There is a part in the book where he refers to the use of an interval walking program during his early stages of rehab that made a big difference to his treatment. Dr McGill prescribed him to walk 15 minutes at a brisk pace with swinging arms 3 times per day. Here is Dr McGill's reasoning for this.

"Walking is the best tool we have in the essential early training of the muscles in the frontal plane. This simple movement engages and exercises the core muscles required to counterbalance a recovering back, and takes some of the load off the rear muscles. Pained individuals tend to carry an unnatural tension in their shoulders. Laxity is required in the shoulders to reduce spine load while walking which is why we encourage a jaunty arm swing to loosen those shoulder muscles as you stride." - Dr Stuart McGill

Brian Carroll also explains in the book himself how this strategy along with several basic exercises were pivotal to his recovery in the stage where his pain was at its worst. This made a big impact with me at the time, for I was constantly working with people suffering similar symptoms and could see this being a valuable tool to use.

You can read more about this in the article – Why walking is so good for back pain

The arm swing is also very important to hip function and you can see a good explanation of this in the video below.


Now that we have addressed the underlying causes of thoracic stiffness it is time to look at some exercises. The first three exercises I am going to show you are also the best tests to use.

How to Test Your Thoracic Mobility

To ensure you select the right exercises it is important to assess your body and narrow down the area/s you need to focus on. This part of the body covers a large region so you need to be sure you are working on the right part.

4. Thoracic Extension Test

This first test is very important to the health of the shoulder and neck and we use this to assess if you have lost the ability to extend your spine.

How to Do the Test

  1. Stand close to the wall with heels about 12 inches away.
  2. Gently pull in the belly button and roll the pelvis until the lower back is flat on the wall. 3. Now lift your arms, keeping your elbows straight above your head.

If you have ideal thoracic extension in the spine then you should be able to get your arms to vertical without any of the lower or upper back coming off the wall. If your back moves away from the wall you have lost normal range of motion.

This test does not work so well as a corrective exercise and I find greater success using floor based work and foam rolling of the thoracic spine to do this. The exercise at the 5:00 mark of this video is one of the easiest to use.

5. Thoracic Mobility ROTATION Tests

To test this area there is 2 parts that are very similar but highlight different areas where we look at the shoulder and the thoracic spine working together to provide movement. This first one is often associated with neck and shoulder problems. Both of the following tests are excellent to use as the corrective exercise.

Click here to see a video of the following tests.

Thoracic Mobility Upper Quadrant

How to Do the Test

  1. Sitting on the floor with your butt on your heels and one forearm on the floor
  2. Place the other hand behind your head.
  3. Now to try to rotate around as far as you can without your butt lifting off your heels.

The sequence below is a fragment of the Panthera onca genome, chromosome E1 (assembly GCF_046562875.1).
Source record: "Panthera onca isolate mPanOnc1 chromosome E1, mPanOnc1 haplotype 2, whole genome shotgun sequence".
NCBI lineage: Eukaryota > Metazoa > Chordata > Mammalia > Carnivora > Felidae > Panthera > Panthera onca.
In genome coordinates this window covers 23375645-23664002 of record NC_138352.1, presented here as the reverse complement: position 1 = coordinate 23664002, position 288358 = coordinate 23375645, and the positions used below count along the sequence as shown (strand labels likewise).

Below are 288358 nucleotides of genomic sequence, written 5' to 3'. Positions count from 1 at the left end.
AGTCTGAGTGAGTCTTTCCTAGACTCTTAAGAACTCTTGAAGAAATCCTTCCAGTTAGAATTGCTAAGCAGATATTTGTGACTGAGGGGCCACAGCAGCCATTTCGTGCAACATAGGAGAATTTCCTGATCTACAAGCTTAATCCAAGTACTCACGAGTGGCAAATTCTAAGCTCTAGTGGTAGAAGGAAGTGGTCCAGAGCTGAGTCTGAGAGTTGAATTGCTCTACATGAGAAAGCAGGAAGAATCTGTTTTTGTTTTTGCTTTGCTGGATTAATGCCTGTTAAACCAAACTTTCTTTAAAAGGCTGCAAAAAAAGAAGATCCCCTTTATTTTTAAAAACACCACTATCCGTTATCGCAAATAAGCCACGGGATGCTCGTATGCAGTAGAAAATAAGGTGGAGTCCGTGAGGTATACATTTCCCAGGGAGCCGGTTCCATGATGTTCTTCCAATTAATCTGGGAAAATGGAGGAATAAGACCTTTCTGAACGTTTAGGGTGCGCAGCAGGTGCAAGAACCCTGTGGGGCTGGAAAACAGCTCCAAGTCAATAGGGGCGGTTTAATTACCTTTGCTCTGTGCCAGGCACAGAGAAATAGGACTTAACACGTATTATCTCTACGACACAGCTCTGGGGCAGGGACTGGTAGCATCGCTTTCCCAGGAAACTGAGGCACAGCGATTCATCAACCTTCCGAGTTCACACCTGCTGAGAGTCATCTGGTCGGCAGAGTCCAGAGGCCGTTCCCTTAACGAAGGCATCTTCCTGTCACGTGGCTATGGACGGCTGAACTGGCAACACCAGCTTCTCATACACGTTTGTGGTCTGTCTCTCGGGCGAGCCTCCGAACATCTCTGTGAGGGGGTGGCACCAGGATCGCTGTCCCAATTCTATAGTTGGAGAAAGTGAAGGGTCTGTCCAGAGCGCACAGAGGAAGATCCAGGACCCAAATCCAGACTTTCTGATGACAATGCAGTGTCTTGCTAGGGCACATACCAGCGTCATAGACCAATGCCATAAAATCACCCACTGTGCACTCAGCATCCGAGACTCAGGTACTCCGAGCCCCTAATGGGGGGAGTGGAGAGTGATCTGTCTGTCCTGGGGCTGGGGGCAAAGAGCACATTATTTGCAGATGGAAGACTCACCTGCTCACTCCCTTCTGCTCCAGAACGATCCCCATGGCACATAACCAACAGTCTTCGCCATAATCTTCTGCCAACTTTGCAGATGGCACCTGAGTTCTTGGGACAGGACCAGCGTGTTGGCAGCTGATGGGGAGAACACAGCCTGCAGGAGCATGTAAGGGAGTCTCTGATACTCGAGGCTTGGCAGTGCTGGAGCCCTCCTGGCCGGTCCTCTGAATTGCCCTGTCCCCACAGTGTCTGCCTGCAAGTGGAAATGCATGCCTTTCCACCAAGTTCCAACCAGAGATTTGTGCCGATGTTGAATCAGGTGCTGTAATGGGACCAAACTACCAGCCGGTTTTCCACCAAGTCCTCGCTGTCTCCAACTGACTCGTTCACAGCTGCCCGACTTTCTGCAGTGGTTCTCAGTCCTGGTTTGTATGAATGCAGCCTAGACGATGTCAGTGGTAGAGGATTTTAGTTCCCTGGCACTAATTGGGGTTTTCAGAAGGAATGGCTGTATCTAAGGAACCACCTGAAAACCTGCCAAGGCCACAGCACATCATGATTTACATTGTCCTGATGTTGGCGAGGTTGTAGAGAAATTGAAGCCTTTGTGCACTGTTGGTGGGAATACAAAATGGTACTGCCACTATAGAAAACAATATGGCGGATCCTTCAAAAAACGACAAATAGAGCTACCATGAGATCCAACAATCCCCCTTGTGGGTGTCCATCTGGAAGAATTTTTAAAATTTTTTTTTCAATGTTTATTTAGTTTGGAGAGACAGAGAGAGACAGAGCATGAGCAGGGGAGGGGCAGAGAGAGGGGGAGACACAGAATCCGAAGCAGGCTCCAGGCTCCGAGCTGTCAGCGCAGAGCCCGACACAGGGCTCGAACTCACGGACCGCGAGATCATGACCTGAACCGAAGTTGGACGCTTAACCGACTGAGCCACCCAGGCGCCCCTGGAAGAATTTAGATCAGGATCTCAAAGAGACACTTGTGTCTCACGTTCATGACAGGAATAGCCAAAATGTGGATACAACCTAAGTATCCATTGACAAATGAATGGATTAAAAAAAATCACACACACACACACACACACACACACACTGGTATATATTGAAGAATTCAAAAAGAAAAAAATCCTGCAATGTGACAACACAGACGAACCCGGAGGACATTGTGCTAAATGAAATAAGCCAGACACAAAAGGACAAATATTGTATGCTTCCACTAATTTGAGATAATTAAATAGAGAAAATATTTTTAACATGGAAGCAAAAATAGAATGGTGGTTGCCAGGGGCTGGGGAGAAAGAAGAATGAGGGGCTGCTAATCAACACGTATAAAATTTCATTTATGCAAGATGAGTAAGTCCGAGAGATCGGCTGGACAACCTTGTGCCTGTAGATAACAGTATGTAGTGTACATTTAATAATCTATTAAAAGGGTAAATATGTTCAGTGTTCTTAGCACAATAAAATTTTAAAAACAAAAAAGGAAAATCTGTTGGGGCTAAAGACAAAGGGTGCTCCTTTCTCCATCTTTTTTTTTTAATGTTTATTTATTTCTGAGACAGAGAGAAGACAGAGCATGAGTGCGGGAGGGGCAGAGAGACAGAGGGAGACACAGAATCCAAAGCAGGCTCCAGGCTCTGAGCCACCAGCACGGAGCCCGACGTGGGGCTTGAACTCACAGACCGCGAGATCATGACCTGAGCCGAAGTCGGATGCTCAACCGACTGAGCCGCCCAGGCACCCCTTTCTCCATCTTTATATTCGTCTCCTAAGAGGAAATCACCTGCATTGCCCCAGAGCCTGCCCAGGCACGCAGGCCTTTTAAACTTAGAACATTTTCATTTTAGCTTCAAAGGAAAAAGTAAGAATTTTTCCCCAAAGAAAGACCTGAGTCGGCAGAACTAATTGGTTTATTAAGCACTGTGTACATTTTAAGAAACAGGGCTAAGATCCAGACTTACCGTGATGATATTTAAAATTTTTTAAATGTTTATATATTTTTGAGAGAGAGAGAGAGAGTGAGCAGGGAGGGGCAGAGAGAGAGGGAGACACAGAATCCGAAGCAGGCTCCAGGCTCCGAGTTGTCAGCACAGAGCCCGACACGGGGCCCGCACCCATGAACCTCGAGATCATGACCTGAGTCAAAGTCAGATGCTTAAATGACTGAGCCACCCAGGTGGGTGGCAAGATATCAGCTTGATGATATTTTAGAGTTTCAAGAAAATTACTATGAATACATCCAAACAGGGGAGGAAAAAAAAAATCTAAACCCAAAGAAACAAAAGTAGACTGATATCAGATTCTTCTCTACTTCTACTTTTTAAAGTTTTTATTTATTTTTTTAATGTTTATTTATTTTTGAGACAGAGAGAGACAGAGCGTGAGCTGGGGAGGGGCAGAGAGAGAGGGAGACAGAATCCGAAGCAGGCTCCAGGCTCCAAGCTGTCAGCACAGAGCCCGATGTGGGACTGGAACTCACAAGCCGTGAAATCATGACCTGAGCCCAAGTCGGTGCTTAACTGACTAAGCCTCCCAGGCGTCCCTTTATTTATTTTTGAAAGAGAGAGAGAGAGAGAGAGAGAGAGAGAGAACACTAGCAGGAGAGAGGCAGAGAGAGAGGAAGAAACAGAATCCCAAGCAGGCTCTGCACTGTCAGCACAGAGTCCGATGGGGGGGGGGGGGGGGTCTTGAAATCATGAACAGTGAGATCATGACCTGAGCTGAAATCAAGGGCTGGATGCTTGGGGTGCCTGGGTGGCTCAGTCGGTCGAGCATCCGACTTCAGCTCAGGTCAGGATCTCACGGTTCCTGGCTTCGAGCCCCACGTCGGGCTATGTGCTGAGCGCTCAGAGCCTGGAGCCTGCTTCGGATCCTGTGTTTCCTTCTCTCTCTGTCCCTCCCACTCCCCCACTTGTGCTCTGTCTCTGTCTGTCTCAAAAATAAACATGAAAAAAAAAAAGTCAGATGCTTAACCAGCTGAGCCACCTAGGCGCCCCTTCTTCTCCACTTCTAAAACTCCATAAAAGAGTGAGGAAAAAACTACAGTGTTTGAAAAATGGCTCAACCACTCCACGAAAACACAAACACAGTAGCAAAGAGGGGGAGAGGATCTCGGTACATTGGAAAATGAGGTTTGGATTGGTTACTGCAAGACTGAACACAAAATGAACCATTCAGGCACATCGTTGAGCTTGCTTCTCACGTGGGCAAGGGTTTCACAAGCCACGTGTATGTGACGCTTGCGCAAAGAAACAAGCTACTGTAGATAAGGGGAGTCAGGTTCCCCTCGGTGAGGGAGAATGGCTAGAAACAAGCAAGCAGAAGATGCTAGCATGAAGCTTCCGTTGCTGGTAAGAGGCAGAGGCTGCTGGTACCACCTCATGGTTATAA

4. If you have pain or limited ability to move this indicates either stiffness in the scapula to provide core stability to the glenohumeral joint or the thoracic spine is stiff and unable to move.
  5. Make a note of any difference between left and right.

Thoracic Mobility Lower Quadrant

Sitting down in the similar position as the previous test but this time with your hand behind your back. This test often relates more to lower back and hip problems.

  1. Again try to rotate as far as you can without lifting off your heels.
  2. Make note of any difference between left and right.
  3. To make it easier to rotate further push hard into the floor with the hand on the ground. This creates greater stability allowing for more mobility.
  4. Make a note of any difference between right and left.
  5. Use as a corrective exercise if you are unable to come around to full 180 degrees.

At times I might also use a sitting test with a stick on the back as seen in the picture below. This is a much better choice for the person who cannot get on the floor or has a bulging disc back injury and the previous tests will easily aggravate their condition.

The person should be able to turn at least 50 degrees in both directions for this to be a pass. Often you will find one side is tight and hard to do and this will give you clues as to which side is the real problem. 

6. Feldenkrais Shoulder/Spine Integrator

While the previous exercises are great assessment tools and great exercises to use, sometimes they are too aggressive for treating the problem and you need a simpler version instead. This is where I love to use the Feldenrkais drill shown in the video below.

This exercise is great to use with neck pain as you can use the hands to gently guide the neck around as you roll your upper body towards the floor. It is important NOT to force anything here and try to apply a stretching feel. The point of this exercise is to show the body how to move with freedom and without pain by using a series of repetitions. This is a great exercise to use when stressed or even as a warm up before you train to identify where your stiffness is.

7. Stretching the Pecs

Tight internal rotator muscles are very common as they are linked to the hunched posture from sitting too much. Once again this is something not many people would consider for there may be no pain in this area. But make no mistake about it, the Pec Minor is a massive problem for most people as this muscle loves to overwork and will create a multitude of problems in the upper body if left unattended. You must spend a lot of time working on maintaining flexibility of this muscle group to prevent the onset of thoracic dysfunction.